Tuesday, December 21, 2010

Fees not the same as Income? Who knew?

How many times do we read of physicians' complaints that the fee allowances insurance companies use to reimburse them have not increased in "x" years? Is there a reasonable response to such complaints?

Yes, as Uwe Reinhardt of Princeton University explains today in the New York Times.

There are three charts in the linked article. I draw your attention to the third chart, "Medicare Spending on Physician Services 2000 - 2009". Here is Dr. Reinhardt's key insight, illustrated in this third chart:

". . . "the top line (in black) shows that, in spite of Medicare’s miserly fee updates, total Medicare spending on physician services per Medicare beneficiary actually has grown by fully 60 percent from 2000 to 2009, at an average annual compound rate of 5.4 percent. [snip] Thus, after blushing over miserly fee updates, taxpayers might go on to ask physicians why an average annual compound increase of 5.4 percent in spending per Medicare beneficiary was not enough to give the nation’s elderly good medical care and, if it was not enough, what would have been an adequate annual increase in Medicare spending on physician services — perhaps 7 percent, or 10 percent, of 15 percent, or how much?"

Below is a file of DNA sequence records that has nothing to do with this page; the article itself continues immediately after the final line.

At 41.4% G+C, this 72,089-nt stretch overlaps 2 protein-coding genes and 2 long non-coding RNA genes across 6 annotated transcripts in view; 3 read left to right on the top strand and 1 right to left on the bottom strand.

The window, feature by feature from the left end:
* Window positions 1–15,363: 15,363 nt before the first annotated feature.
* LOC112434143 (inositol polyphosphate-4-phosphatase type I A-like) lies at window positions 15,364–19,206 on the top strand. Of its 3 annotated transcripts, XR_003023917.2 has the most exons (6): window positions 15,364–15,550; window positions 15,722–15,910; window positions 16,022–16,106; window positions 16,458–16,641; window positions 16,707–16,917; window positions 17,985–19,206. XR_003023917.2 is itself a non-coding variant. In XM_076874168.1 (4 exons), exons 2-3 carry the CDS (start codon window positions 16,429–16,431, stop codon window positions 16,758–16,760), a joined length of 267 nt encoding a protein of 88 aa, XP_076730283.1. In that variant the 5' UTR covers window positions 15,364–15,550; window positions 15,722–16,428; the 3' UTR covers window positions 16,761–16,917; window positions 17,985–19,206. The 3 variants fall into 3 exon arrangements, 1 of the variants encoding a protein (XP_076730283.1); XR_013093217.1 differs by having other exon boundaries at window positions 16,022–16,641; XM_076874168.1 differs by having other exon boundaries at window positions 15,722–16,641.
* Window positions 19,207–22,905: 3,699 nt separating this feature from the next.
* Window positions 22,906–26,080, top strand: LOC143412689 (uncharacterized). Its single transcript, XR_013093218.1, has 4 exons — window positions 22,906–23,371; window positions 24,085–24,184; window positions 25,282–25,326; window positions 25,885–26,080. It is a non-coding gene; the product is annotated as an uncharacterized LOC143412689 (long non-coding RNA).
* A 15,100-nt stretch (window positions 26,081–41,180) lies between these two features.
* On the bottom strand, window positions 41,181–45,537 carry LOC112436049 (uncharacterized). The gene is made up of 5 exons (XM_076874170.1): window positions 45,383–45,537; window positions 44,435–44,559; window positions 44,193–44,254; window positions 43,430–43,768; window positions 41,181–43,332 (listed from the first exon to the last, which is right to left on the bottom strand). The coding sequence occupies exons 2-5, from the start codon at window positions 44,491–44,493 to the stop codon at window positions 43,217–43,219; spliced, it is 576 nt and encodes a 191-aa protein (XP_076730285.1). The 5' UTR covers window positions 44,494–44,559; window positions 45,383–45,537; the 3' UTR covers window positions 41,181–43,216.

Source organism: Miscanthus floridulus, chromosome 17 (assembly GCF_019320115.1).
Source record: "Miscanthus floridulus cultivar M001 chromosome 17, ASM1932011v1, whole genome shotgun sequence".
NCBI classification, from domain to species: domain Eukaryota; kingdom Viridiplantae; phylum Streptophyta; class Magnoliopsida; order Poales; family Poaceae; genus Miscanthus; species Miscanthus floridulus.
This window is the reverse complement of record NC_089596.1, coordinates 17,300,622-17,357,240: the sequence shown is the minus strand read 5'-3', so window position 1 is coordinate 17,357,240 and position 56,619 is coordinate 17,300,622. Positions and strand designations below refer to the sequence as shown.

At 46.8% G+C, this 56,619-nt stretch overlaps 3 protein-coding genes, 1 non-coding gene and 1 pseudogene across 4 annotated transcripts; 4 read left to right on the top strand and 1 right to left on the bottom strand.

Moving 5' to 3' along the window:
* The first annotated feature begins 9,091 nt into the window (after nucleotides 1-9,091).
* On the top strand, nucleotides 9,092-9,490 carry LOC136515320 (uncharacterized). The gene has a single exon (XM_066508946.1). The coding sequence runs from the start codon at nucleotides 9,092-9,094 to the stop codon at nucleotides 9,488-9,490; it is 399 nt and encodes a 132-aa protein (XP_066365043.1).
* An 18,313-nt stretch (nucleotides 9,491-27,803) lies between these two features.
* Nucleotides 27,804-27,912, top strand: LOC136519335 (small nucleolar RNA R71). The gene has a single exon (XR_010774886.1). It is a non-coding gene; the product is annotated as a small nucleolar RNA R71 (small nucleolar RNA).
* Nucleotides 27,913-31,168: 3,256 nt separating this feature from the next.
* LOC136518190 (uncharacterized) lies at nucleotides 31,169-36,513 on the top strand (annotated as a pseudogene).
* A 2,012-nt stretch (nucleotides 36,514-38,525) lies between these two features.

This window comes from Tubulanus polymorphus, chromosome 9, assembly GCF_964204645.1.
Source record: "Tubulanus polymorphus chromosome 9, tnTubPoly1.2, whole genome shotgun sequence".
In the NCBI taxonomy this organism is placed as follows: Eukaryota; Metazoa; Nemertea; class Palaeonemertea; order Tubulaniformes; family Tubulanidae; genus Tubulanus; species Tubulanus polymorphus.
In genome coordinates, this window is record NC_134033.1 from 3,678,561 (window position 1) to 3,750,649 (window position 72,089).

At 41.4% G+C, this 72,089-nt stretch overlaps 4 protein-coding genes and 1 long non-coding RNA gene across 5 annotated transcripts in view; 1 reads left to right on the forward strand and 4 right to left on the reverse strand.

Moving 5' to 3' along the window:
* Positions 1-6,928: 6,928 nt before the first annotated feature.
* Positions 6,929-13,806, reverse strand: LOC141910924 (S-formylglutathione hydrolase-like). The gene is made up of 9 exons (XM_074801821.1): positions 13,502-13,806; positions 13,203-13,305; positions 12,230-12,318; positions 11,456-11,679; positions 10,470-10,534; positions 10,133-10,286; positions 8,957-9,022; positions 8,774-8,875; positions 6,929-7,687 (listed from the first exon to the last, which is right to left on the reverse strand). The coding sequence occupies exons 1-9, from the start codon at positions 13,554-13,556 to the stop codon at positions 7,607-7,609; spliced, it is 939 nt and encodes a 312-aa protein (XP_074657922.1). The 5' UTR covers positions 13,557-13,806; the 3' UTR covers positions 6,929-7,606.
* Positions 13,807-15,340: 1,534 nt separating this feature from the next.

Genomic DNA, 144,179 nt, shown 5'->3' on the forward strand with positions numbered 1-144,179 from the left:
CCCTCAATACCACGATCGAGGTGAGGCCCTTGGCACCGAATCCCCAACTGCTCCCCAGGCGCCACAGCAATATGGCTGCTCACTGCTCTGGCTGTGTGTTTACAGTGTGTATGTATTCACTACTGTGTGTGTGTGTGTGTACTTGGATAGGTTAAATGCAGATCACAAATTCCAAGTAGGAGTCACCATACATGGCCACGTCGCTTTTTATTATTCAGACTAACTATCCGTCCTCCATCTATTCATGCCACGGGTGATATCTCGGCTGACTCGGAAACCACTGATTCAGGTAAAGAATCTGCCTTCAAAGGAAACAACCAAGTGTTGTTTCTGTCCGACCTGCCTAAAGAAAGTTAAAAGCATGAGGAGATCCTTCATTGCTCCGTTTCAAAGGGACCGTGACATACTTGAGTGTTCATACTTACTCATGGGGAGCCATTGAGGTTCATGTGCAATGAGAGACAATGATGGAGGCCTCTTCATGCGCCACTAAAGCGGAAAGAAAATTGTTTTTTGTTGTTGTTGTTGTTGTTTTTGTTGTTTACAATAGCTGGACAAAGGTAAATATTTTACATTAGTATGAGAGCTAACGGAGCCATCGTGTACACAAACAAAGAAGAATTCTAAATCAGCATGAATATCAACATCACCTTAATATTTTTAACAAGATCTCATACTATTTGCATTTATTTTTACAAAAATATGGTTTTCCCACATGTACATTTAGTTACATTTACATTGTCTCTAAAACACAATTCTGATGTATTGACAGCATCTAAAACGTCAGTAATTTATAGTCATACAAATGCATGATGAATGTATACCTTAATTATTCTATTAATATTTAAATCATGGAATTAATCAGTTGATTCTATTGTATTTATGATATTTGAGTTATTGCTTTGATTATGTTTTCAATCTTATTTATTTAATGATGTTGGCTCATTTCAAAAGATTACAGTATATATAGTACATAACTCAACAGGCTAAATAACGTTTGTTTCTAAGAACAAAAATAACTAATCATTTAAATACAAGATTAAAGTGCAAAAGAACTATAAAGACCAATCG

The phenomenon of income growth in excess of fee growth is not limited to Medicare spending nor is it limited to physician spending. It occurs in in hospital costs as well, both in Medicare and in the private sector.

So a reasonable response to a physician complaining about the absence of growth in insurance company fee allowances, is simply to ask - "has your income grown in the past x years?" For the majority of physicians the answer will be "yes" - as Dr. Reinhardt's data show.

In essence, this important insight is no more profound than to observe the purchase of two rakes at the hardware store costs more than one rake, even if the cost per rake has not increased in "x" years.

And while Dr. Reinhardt's findings are certainly welcome they are not, of course, news to insurance professionals including us at InsureBlog.

But, sometimes, it takes an academic study by a respected health economist at a prestigious university to explain the basics to a doubting public.

Thanks be to Dr. Reinhardt for making the explanation !
blog comments powered by Disqus